Then another Evangelist commenced the Gospel, Exultavit Dominus Jesus, and these words moved the Heart of Jesus so deeply that He arose and, extending His hands, exclaimed aloud, Confiteor tibi, Pater  ["I confess to Thee, Father"-----cf. Matt. 11:25], manifesting the same thanksgiving and gratitude to His Father as He had done when He said the same words on earth, giving special thanks for the graces bestowed on this soul. After the Gospel He desired Gertrude to make a public profession of faith by reciting the Creed in the name of the whole Church. When she had concluded, the choir chanted the Offertory, Domine Deus in simplicitate, adding Sanctificavit Moyses. The Heart of Jesus then appeared as a golden altar, which shone with a marvellous brightness, on which the Angel guardians offered the good works and prayers of those committed to their care. The Saints then approached, and each offered his merits to the eternal praise of God and for the salvation of St. Gertrude. The angelic princes, who had charge of the Saint, next approached and offered a chalice of gold, which contained all the trials and afflictions which she had endured, either in body or soul, from her infancy, and the Lord blessed the chalice with the Sign of the Cross as the priest blesses it before Consecration.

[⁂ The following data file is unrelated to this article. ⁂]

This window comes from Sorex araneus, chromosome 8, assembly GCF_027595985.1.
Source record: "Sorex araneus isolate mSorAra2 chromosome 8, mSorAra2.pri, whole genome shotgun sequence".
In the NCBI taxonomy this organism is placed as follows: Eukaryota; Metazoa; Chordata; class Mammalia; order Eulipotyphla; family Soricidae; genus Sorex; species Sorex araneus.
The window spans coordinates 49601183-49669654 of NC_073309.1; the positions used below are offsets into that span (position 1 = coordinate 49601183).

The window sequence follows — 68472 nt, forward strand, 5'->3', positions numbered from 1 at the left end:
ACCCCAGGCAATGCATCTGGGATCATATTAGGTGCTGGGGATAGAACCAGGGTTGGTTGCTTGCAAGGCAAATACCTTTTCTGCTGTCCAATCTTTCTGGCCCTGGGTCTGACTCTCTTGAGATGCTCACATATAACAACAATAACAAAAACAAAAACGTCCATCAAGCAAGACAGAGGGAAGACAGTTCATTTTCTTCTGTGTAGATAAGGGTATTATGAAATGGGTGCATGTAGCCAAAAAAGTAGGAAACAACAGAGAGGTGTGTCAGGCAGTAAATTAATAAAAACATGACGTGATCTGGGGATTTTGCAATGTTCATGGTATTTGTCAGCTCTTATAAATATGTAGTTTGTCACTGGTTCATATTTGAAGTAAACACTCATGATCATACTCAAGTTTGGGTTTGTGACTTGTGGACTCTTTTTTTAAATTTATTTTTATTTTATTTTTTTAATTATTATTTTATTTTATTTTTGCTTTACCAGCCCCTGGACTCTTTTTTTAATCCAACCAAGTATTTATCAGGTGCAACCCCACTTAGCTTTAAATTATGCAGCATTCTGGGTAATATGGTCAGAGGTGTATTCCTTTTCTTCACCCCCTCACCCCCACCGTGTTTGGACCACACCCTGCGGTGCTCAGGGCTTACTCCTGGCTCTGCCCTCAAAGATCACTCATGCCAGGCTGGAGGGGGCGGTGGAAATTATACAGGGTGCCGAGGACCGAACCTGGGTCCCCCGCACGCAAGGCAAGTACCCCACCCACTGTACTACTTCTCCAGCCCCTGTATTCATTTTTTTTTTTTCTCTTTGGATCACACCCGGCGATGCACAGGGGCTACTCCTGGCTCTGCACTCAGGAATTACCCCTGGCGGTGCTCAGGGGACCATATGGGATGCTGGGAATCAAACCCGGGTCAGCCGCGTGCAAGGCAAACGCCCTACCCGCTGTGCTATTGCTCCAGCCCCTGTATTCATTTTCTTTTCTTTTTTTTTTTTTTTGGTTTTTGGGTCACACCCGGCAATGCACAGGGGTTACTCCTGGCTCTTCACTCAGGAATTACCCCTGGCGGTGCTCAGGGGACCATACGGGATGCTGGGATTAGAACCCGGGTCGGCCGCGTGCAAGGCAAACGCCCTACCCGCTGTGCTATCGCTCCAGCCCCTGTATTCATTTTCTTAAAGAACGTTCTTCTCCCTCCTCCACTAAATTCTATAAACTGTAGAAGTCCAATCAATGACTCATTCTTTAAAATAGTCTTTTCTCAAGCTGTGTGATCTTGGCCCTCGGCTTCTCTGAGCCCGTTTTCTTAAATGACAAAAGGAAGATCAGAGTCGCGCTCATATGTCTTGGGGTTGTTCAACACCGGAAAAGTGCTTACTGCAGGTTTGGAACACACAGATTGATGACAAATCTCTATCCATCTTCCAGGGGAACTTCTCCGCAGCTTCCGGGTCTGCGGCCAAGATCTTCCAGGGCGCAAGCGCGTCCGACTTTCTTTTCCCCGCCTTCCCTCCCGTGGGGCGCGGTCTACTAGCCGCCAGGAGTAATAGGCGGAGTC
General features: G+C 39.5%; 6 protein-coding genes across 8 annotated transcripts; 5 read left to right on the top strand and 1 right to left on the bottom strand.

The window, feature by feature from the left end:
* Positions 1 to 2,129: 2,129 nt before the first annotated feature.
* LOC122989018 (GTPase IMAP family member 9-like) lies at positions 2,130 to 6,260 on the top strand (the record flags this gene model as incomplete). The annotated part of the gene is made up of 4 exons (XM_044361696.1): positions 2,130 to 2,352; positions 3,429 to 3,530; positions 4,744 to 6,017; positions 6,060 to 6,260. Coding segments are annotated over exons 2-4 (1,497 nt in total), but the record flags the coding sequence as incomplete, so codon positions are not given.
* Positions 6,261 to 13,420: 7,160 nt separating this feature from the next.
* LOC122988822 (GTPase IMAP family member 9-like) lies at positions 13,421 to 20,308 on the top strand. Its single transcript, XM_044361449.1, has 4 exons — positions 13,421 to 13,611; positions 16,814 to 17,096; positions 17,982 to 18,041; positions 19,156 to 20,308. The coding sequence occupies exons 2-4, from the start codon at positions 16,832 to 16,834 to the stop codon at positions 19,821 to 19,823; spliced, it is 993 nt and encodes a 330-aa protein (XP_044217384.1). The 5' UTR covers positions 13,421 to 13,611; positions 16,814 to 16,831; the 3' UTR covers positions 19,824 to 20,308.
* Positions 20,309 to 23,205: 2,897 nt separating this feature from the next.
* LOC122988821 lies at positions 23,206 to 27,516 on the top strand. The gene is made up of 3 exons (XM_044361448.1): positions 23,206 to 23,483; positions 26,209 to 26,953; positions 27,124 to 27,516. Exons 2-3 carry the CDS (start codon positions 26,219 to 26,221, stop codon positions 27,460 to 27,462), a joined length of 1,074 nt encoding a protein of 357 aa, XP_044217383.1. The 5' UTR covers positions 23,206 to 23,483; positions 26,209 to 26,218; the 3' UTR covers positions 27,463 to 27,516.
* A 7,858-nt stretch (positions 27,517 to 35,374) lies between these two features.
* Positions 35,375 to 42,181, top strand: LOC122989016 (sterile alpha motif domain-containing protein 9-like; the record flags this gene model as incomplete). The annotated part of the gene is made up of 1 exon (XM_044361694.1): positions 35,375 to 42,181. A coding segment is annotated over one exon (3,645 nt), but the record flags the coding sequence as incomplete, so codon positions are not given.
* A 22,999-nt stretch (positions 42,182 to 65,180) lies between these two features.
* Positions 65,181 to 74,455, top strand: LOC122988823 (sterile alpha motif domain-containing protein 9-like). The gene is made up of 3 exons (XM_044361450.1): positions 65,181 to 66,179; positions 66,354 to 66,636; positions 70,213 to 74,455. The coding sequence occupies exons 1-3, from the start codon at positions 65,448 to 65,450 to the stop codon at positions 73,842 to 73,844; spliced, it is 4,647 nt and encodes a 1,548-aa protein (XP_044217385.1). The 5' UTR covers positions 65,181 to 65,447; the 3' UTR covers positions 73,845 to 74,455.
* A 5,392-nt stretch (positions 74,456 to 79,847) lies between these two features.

He now intoned the words Sursum corda ["Lift up your hearts"]. Then, all the Saints were summoned to come forward, and they applied their hearts in the form of golden pipes to the golden altar of the Divine Heart; and from the overflowings of this chalice, which Our Lord had consecrated by His benediction, they received some drops for the increase of their merit, glory and eternal beatitude.

The Son of God then chanted the Gratias agamus ["Let us give thanks"] to the glory and honor of His Eternal Father. At the Preface, He remained silent for an hour after the words Per Jesum Christum, while the heavenly hosts chanted the Dominum nostrum with ineffable jubilation, declaring that He was their Creator, Redeemer and the liberal Rewarder of all their good works and that He alone was worthy of honor and glory, praise and exaltation, power and dominion from and over all creatures. At the words laudant angeli ["the Angels praise"], all the angelic spirits ran hither and thither, exciting the heavenly inhabitants to sing the Divine praises. At the words Adorant Dominationes ["the Dominions worship"], the Choir of Dominations knelt to adore Our Lord, declaring that to Him alone every knee should bow, whether in Heaven, on earth or under the earth. At the Tremunt Potestates ["the Powers are in awe"], the Powers prostrated before Him to declare that He alone should be adored; and at the Caeli caelorumque ["the heavens and the heavenly hosts"], they praised God with all the Angel choirs.